Risk Management in Client Acceptance Decisions
The Accounting Review, Vol. 78, No. 4, pp. 1003-1025, 2003
23 Pages Posted: 21 Sep 2006
This paper examines whether risk-management strategies (specifically, the use of specialist personnel and higher billing rates) moderate the effect of risk on client acceptance decisions, thereby assisting auditors in bringing prospective client relationships to acceptable risk/return levels. We propose a conceptual model of the client acceptance decision process, and use archival data on one firm's actual client acceptance decisions to test the model. Our results demonstrate the selective use of risk-management strategies in the client acceptance decision, based on the nature of the risks present for each particular client. Specifically, plans to charge a higher billing rate are associated with a reduction in the negative relationship between client acceptance likelihood and both going-concern risk and public trading status, and plans to assign specialist personnel are associated with a reduction in the negative relationship between client acceptance likelihood and both fraud risk and error risk. Therefore, we provide evidence that while risky clients are less likely to be accepted overall, the application of particular risk-management strategies to particular risk increases the likelihood of accepting such clients.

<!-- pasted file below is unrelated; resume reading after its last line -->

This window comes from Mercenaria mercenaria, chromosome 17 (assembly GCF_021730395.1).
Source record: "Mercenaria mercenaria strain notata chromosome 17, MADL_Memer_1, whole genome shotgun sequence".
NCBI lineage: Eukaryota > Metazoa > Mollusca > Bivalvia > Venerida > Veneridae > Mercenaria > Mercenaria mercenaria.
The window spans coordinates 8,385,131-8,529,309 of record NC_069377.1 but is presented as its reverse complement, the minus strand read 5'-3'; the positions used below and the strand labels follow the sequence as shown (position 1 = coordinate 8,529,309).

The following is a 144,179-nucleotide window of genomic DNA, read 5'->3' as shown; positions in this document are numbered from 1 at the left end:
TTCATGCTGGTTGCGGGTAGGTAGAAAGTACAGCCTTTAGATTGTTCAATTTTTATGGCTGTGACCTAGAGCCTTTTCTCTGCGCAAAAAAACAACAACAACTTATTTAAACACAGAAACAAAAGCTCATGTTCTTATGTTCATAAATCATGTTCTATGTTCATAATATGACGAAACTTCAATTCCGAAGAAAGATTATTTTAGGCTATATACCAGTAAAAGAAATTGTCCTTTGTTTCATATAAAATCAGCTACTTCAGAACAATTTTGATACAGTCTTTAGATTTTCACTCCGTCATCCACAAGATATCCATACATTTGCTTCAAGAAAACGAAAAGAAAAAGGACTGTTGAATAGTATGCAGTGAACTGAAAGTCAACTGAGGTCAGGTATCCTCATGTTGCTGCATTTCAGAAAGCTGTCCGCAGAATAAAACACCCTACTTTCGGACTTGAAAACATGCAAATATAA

Keywords: Audit planning, bid pricing, client acceptance, error risk, fraud risk, going-concern risk, risk management
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